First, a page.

Former Mayor William Hudnut will be remembered for many things, not the least of which was his oft-repeated warning about the dangers of neglecting Indianapolis’ core.
“We liked to say, ‘You can’t be a suburb of nothing,’” he recalled in his 1995 book “The Hudnut Years in Indianapolis, 1976-1991.” “We told people we did not want all the good development taking place outside the beltway and downtown becoming an empty hole; we wanted it to be like a good cookie, solid throughout.”
In large part because of the groundwork Hudnut laid as mayor, downtown today is thriving. But the shiny new apartment buildings rising in the Mile Square belie the reality that suburbanization is continuing to take a heavy toll on Marion County. That decline may well be the biggest challenge confronting our next mayor.
As IBJ’s Hayleigh Colombo reported last week, Center Township’s population dropped nearly 60 percent from 1960 to 2010, according to U.S. Census data, a decline that triggered a daunting erosion of the tax base.
And the challenges go deeper than sheer Census counts. Increasingly, middle- and upper-class families are opting to live in collar counties, rather than in areas like Washington Township, which used to attract many of the upwardly mobile families who now opt to buy homes in Carmel or Fishers.
The trend is playing out rapidly, with the percentage of Washington Township students qualifying for free or reduced lunch rising from 40 percent to 60 percent since 2006.
Shifts in tax policy are making the challenges even tougher. As a result of property-tax caps, the city has become more reliant on income-tax revenue, which Hoosiers pay in their county of residence, not where they work.
As Ball State University economist Michael Hicks told Colombo, “You have big manufacturers and all kinds of recreational businesses, but unless the people that work there live there, most of the economic impact is ephemeral.”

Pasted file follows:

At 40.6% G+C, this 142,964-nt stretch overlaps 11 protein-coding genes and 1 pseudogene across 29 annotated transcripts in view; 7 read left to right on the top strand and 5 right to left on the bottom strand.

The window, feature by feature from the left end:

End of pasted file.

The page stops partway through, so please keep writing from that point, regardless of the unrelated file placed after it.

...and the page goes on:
Fortunately, mayors who followed Hudnut didn’t stick their head in the sand. One of Mayor Bart Peterson’s signature accomplishments was Fall Creek Place, the revitalization of a run-down swath of homes northeast of downtown.
And Mayor Greg Ballard rolled out a litany of quality-of-life initiatives, including bike-path construction, aimed at making the city alluring to educated professionals. He also is getting the ball rolling on 16 Tech, an innovation district northwest of downtown that he hopes will become a haven for knowledge-economy jobs and highly educated residents. J.K. Wall details those plans in this week’s Focus section.
None of these efforts is a panacea. The next mayor must take even bolder steps.
The good news is urban living is back, as millennials and others embrace dense, walkable neighborhoods. Even places like Carmel are embracing the trend, recognizing the economics of building out a bustling residential-and-commercial district like City Center are far superior to extending roads and other infrastructure to more and more far-flung suburbs.
Fortunately, Indianapolis has an abundance of walkable neighborhoods waiting to be reclaimed. Mayoral candidates Joe Hogsett and Chuck Brewer have said all the right things about focusing on neighborhood revitalization. It’s time to turn the rhetoric into action. The future of the city depends on it.•
To comment on this editorial, write to email@example.com.